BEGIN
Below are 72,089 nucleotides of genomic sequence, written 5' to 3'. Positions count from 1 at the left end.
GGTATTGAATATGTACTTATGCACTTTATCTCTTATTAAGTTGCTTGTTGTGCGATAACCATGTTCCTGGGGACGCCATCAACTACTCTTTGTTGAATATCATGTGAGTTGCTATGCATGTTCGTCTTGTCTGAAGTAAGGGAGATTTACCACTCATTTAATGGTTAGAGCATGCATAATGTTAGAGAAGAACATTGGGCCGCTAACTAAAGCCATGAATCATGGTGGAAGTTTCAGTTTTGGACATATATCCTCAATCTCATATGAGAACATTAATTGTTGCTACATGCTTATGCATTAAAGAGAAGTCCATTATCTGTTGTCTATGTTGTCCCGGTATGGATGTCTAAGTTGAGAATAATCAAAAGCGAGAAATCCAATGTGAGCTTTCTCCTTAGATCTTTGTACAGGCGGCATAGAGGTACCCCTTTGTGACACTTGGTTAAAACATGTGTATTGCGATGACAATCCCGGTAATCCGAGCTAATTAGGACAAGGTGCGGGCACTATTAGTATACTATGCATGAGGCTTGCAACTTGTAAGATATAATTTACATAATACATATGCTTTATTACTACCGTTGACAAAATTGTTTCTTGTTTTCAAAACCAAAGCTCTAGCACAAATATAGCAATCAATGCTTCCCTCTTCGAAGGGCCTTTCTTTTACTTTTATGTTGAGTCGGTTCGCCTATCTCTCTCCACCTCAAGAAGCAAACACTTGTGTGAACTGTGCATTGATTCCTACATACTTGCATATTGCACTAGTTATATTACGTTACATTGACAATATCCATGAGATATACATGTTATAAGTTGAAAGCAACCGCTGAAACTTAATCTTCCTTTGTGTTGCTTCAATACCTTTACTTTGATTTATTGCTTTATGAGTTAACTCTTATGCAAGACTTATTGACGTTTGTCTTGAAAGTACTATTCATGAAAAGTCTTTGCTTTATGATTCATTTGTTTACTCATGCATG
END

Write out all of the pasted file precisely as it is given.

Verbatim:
Below are 72,089 nucleotides of genomic sequence, written 5' to 3'. Positions count from 1 at the left end.
GGTATTGAATATGTACTTATGCACTTTATCTCTTATTAAGTTGCTTGTTGTGCGATAACCATGTTCCTGGGGACGCCATCAACTACTCTTTGTTGAATATCATGTGAGTTGCTATGCATGTTCGTCTTGTCTGAAGTAAGGGAGATTTACCACTCATTTAATGGTTAGAGCATGCATAATGTTAGAGAAGAACATTGGGCCGCTAACTAAAGCCATGAATCATGGTGGAAGTTTCAGTTTTGGACATATATCCTCAATCTCATATGAGAACATTAATTGTTGCTACATGCTTATGCATTAAAGAGAAGTCCATTATCTGTTGTCTATGTTGTCCCGGTATGGATGTCTAAGTTGAGAATAATCAAAAGCGAGAAATCCAATGTGAGCTTTCTCCTTAGATCTTTGTACAGGCGGCATAGAGGTACCCCTTTGTGACACTTGGTTAAAACATGTGTATTGCGATGACAATCCCGGTAATCCGAGCTAATTAGGACAAGGTGCGGGCACTATTAGTATACTATGCATGAGGCTTGCAACTTGTAAGATATAATTTACATAATACATATGCTTTATTACTACCGTTGACAAAATTGTTTCTTGTTTTCAAAACCAAAGCTCTAGCACAAATATAGCAATCAATGCTTCCCTCTTCGAAGGGCCTTTCTTTTACTTTTATGTTGAGTCGGTTCGCCTATCTCTCTCCACCTCAAGAAGCAAACACTTGTGTGAACTGTGCATTGATTCCTACATACTTGCATATTGCACTAGTTATATTACGTTACATTGACAATATCCATGAGATATACATGTTATAAGTTGAAAGCAACCGCTGAAACTTAATCTTCCTTTGTGTTGCTTCAATACCTTTACTTTGATTTATTGCTTTATGAGTTAACTCTTATGCAAGACTTATTGACGTTTGTCTTGAAAGTACTATTCATGAAAAGTCTTTGCTTTATGATTCATTTGTTTACTCATGCATG